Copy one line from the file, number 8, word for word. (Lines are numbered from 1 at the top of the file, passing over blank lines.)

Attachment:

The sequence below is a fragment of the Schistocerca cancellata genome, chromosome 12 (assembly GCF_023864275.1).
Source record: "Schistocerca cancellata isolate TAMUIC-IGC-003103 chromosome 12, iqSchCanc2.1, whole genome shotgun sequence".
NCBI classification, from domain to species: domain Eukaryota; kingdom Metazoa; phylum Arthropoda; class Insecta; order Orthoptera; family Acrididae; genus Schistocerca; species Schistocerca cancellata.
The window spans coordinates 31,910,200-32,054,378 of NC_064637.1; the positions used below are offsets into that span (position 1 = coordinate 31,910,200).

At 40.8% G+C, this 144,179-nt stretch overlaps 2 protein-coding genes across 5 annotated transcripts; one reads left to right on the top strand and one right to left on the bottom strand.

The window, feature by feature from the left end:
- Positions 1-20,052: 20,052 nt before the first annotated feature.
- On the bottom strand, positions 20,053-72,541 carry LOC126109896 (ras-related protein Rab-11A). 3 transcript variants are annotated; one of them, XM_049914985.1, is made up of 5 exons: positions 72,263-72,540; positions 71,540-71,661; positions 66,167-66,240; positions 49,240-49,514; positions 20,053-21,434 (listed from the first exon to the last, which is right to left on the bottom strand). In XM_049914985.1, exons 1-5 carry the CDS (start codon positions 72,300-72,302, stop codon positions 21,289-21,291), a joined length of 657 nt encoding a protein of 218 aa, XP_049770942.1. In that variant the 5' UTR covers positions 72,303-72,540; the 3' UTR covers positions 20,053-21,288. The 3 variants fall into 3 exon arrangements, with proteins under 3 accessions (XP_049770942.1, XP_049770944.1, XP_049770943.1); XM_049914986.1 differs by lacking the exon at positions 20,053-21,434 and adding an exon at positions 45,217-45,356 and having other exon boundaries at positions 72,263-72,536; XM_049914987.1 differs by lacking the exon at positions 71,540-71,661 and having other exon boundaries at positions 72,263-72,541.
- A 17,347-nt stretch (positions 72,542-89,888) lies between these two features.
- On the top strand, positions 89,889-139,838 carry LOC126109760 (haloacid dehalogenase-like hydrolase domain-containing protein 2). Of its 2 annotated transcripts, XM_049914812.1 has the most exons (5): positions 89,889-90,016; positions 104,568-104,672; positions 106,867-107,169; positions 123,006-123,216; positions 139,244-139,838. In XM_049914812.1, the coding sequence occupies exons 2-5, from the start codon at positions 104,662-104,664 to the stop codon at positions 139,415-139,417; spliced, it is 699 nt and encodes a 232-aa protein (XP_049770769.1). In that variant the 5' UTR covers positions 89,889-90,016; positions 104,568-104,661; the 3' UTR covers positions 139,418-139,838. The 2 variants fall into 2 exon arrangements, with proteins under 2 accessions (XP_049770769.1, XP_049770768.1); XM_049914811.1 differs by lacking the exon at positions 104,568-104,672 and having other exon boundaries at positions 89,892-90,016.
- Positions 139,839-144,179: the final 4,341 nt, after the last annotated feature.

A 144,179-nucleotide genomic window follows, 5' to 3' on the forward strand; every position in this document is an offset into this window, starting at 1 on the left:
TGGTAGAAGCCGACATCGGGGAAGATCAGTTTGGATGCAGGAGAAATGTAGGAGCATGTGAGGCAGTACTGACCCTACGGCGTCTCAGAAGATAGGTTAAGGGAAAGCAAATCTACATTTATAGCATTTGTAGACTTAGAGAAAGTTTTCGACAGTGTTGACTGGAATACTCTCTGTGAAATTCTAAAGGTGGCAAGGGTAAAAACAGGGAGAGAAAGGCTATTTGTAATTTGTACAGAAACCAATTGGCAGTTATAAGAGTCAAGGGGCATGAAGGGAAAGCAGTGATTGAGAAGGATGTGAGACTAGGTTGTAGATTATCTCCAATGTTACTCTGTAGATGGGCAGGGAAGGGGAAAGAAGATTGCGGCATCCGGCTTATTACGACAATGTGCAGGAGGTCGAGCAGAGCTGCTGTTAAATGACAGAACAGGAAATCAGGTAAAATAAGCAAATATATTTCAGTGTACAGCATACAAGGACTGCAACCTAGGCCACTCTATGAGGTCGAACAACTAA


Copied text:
- On the bottom strand, positions 20,053-72,541 carry LOC126109896 (ras-related protein Rab-11A). 3 transcript variants are annotated; one of them, XM_049914985.1, is made up of 5 exons: positions 72,263-72,540; positions 71,540-71,661; positions 66,167-66,240; positions 49,240-49,514; positions 20,053-21,434 (listed from the first exon to the last, which is right to left on the bottom strand). In XM_049914985.1, exons 1-5 carry the CDS (start codon positions 72,300-72,302, stop codon positions 21,289-21,291), a joined length of 657 nt encoding a protein of 218 aa, XP_049770942.1. In that variant the 5' UTR covers positions 72,303-72,540; the 3' UTR covers positions 20,053-21,288. The 3 variants fall into 3 exon arrangements, with proteins under 3 accessions (XP_049770942.1, XP_049770944.1, XP_049770943.1); XM_049914986.1 differs by lacking the exon at positions 20,053-21,434 and adding an exon at positions 45,217-45,356 and having other exon boundaries at positions 72,263-72,536; XM_049914987.1 differs by lacking the exon at positions 71,540-71,661 and having other exon boundaries at positions 72,263-72,541.